A part-time pitcher, Morgan appeared in the last inning of a scrimmage last February. He threw 10 pitches. Then Morgan pointed at his elbow. Tests later revealed he had partially torn his ulnar collateral ligament, the injury associated with Tommy John surgery. The tear tanked his draft stock. When his mom told him the diagnosis, Morgan collapsed on her shoulder and cried.
“The dream is not destroyed,” Morgan’s mom told him. “It’s deferred. You get 24 hours to wallow in this. After those 24 hours, we get to work.”
On their way home that day, Morgan asked his mom to stop at Brother Martin’s baseball practice. Unable to contribute on the field, he spent the rest of the abbreviated season supporting his teammates from the dugout as he rehabbed.
“The night that injury happened, it hit me hard,” Morgan said. “But me and my dad talked about it. We knew we had to get back to work to get back to the player that I was and that I needed to be to compete at this level.”
Morgan didn’t need complete reconstructive surgery, so doctors placed a brace in his elbow. He began training again two weeks later, focusing on his lower body while his arm healed. Morgan didn’t miss a scheduled workout until he arrived at LSU. He occasionally rested on Sundays.
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Though unable to throw during fall practice, Morgan cemented himself as the starting first baseman. Morgan also impressed as a hitter, batting third during scrimmages. His balance at the plate allowed him to drive balls all over the field.
“Before the season even started, we had a couple scrimmages in the fall,” junior pitcher Landon Marceaux said. “People asked, 'Who's the toughest guy to pitch to in our lineup? Who's the toughest out?' My answer every time was Tre' Morgan.”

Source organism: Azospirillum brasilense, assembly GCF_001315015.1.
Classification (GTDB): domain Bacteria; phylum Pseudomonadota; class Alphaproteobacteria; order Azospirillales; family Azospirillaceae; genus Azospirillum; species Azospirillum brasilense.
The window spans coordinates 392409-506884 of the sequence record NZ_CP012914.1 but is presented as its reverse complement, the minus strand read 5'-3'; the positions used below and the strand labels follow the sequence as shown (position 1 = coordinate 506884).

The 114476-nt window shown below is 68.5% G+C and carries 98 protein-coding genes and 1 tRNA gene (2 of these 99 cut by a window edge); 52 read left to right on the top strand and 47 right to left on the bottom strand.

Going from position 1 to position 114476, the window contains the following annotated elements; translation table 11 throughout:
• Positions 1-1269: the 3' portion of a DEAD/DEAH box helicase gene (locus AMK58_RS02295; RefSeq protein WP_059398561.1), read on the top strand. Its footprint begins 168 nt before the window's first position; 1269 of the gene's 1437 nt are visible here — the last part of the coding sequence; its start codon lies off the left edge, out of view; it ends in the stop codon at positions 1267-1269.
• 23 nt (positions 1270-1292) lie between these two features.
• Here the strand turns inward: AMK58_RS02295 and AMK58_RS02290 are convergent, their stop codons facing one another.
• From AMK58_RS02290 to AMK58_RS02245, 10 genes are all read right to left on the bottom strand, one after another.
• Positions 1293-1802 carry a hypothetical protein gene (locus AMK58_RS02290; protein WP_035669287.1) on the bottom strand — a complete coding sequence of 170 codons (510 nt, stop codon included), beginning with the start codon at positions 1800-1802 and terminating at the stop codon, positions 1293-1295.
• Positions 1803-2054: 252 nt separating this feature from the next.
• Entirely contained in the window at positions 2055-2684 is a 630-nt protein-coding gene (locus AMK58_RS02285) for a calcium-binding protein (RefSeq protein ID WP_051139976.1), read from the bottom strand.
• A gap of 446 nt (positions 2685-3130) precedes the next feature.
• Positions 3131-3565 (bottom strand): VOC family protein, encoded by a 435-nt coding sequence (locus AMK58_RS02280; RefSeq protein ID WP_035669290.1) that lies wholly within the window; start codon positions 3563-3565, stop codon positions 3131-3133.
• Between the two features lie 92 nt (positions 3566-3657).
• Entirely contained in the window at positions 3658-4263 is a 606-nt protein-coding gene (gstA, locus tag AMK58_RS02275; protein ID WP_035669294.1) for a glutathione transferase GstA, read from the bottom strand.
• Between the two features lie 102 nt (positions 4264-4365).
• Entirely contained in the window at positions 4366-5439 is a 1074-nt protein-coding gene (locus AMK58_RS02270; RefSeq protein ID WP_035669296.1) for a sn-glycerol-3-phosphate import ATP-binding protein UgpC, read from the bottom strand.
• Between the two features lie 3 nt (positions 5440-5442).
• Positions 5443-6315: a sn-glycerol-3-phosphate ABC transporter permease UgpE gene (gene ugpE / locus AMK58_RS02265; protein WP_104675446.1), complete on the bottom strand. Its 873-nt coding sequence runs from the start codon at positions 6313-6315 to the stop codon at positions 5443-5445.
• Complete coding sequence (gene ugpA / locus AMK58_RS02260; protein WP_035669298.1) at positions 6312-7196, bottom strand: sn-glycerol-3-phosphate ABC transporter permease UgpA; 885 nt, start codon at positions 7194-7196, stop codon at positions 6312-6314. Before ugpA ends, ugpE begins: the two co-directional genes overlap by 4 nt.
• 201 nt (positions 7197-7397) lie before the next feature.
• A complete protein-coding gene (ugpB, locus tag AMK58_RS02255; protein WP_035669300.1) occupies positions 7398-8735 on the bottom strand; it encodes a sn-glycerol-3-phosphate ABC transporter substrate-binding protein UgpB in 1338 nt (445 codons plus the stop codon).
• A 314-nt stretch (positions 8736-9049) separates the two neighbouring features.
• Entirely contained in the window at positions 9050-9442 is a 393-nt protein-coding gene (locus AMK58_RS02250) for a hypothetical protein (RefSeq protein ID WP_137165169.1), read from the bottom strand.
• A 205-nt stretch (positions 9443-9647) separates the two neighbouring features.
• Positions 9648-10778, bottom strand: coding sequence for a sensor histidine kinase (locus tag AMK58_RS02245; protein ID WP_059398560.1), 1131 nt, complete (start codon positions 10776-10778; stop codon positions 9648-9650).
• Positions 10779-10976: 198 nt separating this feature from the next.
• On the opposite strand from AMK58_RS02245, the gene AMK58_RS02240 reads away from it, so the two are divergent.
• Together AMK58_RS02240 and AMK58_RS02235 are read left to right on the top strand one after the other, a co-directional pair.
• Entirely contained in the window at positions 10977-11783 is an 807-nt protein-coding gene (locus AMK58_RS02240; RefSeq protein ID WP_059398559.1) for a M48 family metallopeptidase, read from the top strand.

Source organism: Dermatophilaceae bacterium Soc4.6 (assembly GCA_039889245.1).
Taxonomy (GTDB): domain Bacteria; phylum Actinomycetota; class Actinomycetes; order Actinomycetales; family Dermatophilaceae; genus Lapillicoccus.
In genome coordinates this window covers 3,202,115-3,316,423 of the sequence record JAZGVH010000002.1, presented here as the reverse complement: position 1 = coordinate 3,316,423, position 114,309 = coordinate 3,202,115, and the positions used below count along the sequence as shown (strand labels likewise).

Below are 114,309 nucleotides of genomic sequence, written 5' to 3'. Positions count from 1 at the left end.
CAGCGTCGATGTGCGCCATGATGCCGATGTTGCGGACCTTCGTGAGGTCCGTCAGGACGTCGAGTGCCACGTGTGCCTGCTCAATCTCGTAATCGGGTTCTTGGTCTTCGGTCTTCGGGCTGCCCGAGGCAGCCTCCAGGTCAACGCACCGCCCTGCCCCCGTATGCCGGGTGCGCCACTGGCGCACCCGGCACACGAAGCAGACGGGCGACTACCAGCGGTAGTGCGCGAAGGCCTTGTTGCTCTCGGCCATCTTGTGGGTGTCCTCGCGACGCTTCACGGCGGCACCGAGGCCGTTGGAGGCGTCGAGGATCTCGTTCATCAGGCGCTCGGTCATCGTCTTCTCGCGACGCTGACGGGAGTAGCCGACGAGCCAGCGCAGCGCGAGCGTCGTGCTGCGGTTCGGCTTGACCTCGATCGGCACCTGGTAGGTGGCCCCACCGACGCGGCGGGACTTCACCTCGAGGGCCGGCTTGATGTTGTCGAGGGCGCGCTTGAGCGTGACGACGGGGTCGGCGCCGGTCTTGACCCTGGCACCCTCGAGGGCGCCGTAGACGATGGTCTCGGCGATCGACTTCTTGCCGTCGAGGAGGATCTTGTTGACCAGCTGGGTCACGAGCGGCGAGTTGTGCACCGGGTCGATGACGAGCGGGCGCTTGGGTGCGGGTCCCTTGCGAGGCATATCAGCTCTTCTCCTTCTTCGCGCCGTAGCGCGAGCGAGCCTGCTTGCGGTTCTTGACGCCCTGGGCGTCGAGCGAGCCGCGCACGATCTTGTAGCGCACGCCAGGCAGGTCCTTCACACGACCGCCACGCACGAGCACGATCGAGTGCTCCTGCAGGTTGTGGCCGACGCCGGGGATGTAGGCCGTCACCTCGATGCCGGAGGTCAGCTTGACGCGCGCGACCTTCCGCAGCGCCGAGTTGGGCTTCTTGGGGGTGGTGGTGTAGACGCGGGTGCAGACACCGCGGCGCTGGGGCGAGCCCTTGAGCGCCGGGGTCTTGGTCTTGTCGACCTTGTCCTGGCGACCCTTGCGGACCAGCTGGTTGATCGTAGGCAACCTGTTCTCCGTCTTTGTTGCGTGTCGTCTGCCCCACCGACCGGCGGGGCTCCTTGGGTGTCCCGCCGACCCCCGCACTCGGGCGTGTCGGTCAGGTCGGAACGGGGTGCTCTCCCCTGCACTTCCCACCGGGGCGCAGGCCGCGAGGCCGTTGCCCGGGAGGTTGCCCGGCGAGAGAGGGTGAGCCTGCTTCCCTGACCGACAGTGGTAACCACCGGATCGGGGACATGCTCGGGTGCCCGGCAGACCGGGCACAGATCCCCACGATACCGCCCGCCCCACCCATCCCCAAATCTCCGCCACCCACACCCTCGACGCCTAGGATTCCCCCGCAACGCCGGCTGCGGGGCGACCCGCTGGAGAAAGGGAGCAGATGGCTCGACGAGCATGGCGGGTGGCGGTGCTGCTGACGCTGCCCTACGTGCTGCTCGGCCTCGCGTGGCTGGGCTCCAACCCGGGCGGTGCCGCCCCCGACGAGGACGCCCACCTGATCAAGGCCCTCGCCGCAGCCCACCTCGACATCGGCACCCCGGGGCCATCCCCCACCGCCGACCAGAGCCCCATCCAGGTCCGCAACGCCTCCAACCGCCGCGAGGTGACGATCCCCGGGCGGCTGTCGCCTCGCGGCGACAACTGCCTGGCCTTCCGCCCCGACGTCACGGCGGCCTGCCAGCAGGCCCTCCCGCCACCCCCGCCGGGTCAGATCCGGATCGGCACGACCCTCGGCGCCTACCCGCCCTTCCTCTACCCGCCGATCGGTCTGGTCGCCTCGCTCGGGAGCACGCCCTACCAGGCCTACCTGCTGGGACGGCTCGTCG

The more Morgan played, the more he grabbed people’s attention. He exuded confidence, and Morgan batted .390 during conference games with four home runs and a 1.010 on-base plus slugging percentage. By the time LSU played Ole Miss in late April, his parents heard opposing fans say, “Can we trade first basemen?"
The production helped Morgan reach a list of goals he wrote down before the season, a tradition he started years ago with his dad. He wanted to earn SEC freshman of the year, make multiple all-conference teams and record 80 hits. Morgan accomplished all of them but freshman of the year, finishing behind Vanderbilt outfielder Enrique Bradfield Jr.
The only ones left remain team goals, all within reach after LSU’s run into the postseason. He wants to play in the College World Series. But if that doesn’t happen next month, Morgan has two more years. He just started.
“This is the reward,” Morgan’s dad said. “These are all those days you put up with me and that sun. Now, nobody can do it better than you. Y’all are going to see something that’s never been done before.”